US studies suggest climate change progressing faster and with greater severity than thought
Thu 07 December 2017 | Back to news list
A study published by a leading US scientific institution suggest that current predictions of climate change may be too optimistic. The study, by the Carnegie Institution for Science in California says that there is a 93 per cent chance that warming may exceed 4C by the end of the century. Past studies have estimated the likelihood of a 4C rise occurring at 62 per cent.
The results of the study, published in Nature, represent a reappraisal of the models climate scientists use to determine future warming trends.
According to a report in The Independent, based on a “business-as-usual” scenario in which emissions continue at the same rate, climate models range in their predictions for 2100 from a 3.2C increase in global temperatures to a 5.9C increase.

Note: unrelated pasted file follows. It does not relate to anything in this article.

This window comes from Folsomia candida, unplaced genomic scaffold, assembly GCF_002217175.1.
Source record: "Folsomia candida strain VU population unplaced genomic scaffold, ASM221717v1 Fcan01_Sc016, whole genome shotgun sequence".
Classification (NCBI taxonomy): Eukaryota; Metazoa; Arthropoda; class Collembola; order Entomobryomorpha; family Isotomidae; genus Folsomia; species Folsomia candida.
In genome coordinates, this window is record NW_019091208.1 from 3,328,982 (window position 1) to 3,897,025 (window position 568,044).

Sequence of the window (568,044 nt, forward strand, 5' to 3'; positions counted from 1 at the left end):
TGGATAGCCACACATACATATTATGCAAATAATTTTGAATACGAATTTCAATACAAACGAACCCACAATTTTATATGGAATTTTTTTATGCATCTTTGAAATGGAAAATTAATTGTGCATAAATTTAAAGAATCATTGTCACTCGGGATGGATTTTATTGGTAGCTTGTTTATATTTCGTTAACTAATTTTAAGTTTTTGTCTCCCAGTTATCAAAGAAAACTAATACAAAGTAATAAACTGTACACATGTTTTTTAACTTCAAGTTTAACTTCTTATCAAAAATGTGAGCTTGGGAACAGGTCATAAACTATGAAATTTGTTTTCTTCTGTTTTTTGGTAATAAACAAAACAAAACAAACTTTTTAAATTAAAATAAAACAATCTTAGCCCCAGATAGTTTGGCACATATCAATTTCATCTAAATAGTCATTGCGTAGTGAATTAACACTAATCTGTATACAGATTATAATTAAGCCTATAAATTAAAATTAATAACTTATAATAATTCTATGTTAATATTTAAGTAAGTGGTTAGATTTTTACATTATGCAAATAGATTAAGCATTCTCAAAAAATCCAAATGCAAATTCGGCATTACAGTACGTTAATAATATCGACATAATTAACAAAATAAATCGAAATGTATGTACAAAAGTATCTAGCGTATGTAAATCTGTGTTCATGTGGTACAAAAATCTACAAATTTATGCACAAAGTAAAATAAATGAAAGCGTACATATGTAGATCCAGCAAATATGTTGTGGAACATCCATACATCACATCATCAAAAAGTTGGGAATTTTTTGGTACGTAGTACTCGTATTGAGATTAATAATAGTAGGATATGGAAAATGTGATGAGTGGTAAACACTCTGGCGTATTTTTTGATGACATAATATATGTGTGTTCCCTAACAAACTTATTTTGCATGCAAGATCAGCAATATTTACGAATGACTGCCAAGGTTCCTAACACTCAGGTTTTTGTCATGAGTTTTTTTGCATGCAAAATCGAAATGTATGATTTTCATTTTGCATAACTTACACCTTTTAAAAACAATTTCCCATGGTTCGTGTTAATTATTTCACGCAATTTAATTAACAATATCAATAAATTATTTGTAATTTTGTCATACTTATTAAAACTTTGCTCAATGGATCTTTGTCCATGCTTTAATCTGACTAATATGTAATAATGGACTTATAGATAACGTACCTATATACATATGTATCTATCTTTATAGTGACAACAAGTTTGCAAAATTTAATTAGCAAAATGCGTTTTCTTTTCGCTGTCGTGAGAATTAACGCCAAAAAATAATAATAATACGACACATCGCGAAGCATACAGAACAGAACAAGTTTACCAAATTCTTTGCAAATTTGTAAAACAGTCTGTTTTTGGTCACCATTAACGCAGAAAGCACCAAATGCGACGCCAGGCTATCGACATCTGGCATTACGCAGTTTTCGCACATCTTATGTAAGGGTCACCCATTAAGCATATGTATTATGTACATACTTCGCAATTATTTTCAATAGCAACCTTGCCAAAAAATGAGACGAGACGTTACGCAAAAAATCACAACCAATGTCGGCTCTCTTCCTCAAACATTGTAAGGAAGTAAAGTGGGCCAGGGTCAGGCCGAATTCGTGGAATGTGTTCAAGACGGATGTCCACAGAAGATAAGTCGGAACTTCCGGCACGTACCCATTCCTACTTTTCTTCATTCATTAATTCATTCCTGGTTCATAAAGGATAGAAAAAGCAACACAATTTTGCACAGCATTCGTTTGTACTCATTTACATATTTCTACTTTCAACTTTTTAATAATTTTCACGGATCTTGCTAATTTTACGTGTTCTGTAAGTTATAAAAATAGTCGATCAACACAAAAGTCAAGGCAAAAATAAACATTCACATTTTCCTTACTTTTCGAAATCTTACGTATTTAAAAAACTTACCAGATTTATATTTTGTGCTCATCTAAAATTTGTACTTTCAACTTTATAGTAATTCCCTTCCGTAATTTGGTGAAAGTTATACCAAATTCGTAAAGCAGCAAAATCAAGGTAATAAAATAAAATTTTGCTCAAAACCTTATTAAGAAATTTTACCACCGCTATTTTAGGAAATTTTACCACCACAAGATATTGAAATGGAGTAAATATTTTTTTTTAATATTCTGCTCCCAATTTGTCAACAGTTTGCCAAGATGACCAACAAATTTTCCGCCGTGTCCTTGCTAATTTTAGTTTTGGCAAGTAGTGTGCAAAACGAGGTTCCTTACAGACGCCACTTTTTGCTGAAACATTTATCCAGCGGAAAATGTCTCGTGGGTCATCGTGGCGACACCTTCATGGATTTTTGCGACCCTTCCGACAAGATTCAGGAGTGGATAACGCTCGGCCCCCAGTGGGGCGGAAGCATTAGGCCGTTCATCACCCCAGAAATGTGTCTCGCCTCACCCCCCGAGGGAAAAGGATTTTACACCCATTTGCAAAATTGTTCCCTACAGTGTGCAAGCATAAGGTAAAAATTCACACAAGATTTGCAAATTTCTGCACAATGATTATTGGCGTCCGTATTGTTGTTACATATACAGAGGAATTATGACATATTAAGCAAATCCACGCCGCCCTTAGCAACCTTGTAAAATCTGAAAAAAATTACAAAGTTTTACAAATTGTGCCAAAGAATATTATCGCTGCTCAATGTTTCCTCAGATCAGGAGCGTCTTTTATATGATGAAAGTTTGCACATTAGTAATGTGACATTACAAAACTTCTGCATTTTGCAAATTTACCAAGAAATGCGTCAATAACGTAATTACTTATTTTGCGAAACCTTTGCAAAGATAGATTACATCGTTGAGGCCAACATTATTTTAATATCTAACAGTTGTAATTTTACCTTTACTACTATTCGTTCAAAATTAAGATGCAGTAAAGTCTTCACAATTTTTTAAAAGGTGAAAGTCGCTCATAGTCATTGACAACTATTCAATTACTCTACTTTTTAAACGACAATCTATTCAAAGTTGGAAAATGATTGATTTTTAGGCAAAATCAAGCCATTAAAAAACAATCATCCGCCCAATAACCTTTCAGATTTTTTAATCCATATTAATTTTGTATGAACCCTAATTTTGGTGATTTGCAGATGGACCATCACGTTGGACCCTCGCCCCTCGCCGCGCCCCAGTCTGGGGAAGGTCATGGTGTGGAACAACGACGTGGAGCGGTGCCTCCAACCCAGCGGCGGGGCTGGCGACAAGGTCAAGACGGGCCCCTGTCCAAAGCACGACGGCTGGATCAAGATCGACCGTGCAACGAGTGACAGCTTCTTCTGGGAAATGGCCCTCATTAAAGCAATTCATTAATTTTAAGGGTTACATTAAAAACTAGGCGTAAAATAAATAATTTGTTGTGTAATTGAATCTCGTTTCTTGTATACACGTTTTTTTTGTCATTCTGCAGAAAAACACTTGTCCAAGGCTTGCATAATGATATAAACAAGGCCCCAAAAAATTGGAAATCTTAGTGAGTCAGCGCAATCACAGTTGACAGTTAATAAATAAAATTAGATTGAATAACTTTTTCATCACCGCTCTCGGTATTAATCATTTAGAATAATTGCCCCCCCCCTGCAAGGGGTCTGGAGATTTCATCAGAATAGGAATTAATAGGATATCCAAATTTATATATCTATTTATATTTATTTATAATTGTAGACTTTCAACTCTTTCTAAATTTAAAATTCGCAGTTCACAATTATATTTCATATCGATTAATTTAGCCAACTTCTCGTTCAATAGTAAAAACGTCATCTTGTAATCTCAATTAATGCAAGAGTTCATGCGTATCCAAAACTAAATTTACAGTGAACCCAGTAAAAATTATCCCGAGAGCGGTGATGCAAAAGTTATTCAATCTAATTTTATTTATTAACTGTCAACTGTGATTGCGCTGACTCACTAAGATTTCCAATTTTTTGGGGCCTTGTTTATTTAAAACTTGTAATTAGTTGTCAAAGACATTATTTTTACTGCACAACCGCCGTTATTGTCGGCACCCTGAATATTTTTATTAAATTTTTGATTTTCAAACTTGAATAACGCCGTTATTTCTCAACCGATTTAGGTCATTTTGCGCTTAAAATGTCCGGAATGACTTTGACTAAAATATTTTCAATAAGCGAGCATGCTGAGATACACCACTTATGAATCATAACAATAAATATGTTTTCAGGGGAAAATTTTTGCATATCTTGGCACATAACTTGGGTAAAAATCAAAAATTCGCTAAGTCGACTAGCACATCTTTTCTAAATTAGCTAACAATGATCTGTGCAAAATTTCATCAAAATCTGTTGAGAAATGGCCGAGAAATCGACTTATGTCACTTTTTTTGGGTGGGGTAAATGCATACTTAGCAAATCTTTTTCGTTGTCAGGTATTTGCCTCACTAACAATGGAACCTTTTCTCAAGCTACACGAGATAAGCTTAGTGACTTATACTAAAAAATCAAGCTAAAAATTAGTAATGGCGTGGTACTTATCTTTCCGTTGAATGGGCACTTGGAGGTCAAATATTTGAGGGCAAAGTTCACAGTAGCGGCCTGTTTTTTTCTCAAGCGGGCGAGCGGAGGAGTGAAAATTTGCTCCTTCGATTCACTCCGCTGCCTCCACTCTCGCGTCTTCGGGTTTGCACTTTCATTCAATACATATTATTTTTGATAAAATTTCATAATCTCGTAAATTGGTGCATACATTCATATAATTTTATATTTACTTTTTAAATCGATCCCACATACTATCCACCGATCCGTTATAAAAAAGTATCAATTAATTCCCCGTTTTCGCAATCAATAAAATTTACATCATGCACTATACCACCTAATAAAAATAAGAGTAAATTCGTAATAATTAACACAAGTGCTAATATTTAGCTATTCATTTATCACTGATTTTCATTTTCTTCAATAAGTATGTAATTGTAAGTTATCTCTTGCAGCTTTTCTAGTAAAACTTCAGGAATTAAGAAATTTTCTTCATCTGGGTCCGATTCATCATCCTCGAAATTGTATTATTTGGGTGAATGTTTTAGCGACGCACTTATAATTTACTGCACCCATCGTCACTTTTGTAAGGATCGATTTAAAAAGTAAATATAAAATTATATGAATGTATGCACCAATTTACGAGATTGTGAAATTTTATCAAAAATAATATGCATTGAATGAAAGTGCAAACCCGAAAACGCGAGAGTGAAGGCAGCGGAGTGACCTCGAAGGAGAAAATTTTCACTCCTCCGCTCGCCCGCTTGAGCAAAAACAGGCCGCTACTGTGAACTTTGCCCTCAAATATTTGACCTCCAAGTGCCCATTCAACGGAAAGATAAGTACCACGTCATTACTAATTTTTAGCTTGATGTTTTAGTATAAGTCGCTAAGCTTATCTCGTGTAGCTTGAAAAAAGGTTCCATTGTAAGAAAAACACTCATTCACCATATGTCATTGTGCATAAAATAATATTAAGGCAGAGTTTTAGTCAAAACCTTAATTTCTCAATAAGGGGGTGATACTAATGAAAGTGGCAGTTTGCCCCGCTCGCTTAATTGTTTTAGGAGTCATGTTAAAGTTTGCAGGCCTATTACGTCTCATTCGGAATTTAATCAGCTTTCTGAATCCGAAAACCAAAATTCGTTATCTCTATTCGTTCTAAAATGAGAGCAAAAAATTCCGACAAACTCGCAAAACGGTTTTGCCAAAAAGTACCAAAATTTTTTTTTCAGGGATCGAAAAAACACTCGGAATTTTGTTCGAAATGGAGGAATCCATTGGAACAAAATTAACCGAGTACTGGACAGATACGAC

The Carnegie study sought to establish whether the upper or lower estimates are more accurate.Their conclusion was that models with higher estimates were more likely to be accurate, with the most likely degree of warming 0.5C higher than previous best estimates.
Meanwhile, the US Global Change Research Program has recently released a 'Climate Science Special Report'. Written in a deliberately accessible style, it identifies 'nine signals of a changing climate' including changes in land-air temperatures, ocean surface temperatures and sea levels.
All of the nine measurements, according to the USGCRP, are consistent with a warming climate.
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